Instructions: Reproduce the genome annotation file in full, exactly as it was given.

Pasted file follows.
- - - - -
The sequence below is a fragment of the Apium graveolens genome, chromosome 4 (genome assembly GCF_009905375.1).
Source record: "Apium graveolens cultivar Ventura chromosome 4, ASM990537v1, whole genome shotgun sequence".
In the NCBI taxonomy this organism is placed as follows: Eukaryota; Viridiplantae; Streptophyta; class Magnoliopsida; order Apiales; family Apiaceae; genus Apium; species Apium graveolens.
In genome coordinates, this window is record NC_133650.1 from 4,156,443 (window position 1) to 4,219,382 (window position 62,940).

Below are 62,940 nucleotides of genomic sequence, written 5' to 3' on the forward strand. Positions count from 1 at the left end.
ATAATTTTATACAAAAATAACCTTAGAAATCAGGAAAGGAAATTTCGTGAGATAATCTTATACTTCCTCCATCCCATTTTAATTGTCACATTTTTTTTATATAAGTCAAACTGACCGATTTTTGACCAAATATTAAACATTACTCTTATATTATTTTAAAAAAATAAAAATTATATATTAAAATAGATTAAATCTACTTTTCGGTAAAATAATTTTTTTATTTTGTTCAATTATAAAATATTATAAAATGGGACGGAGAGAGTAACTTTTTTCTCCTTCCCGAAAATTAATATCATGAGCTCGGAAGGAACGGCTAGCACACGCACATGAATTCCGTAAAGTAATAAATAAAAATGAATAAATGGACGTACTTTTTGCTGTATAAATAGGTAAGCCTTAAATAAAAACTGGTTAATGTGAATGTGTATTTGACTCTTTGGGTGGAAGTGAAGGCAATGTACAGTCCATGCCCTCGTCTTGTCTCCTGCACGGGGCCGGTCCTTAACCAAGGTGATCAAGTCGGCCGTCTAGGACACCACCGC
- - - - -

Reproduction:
The sequence below is a fragment of the Apium graveolens genome, chromosome 4 (genome assembly GCF_009905375.1).
Source record: "Apium graveolens cultivar Ventura chromosome 4, ASM990537v1, whole genome shotgun sequence".
In the NCBI taxonomy this organism is placed as follows: Eukaryota; Viridiplantae; Streptophyta; class Magnoliopsida; order Apiales; family Apiaceae; genus Apium; species Apium graveolens.
In genome coordinates, this window is record NC_133650.1 from 4,156,443 (window position 1) to 4,219,382 (window position 62,940).

Below are 62,940 nucleotides of genomic sequence, written 5' to 3' on the forward strand. Positions count from 1 at the left end.
ATAATTTTATACAAAAATAACCTTAGAAATCAGGAAAGGAAATTTCGTGAGATAATCTTATACTTCCTCCATCCCATTTTAATTGTCACATTTTTTTTATATAAGTCAAACTGACCGATTTTTGACCAAATATTAAACATTACTCTTATATTATTTTAAAAAAATAAAAATTATATATTAAAATAGATTAAATCTACTTTTCGGTAAAATAATTTTTTTATTTTGTTCAATTATAAAATATTATAAAATGGGACGGAGAGAGTAACTTTTTTCTCCTTCCCGAAAATTAATATCATGAGCTCGGAAGGAACGGCTAGCACACGCACATGAATTCCGTAAAGTAATAAATAAAAATGAATAAATGGACGTACTTTTTGCTGTATAAATAGGTAAGCCTTAAATAAAAACTGGTTAATGTGAATGTGTATTTGACTCTTTGGGTGGAAGTGAAGGCAATGTACAGTCCATGCCCTCGTCTTGTCTCCTGCACGGGGCCGGTCCTTAACCAAGGTGATCAAGTCGGCCGTCTAGGACACCACCGC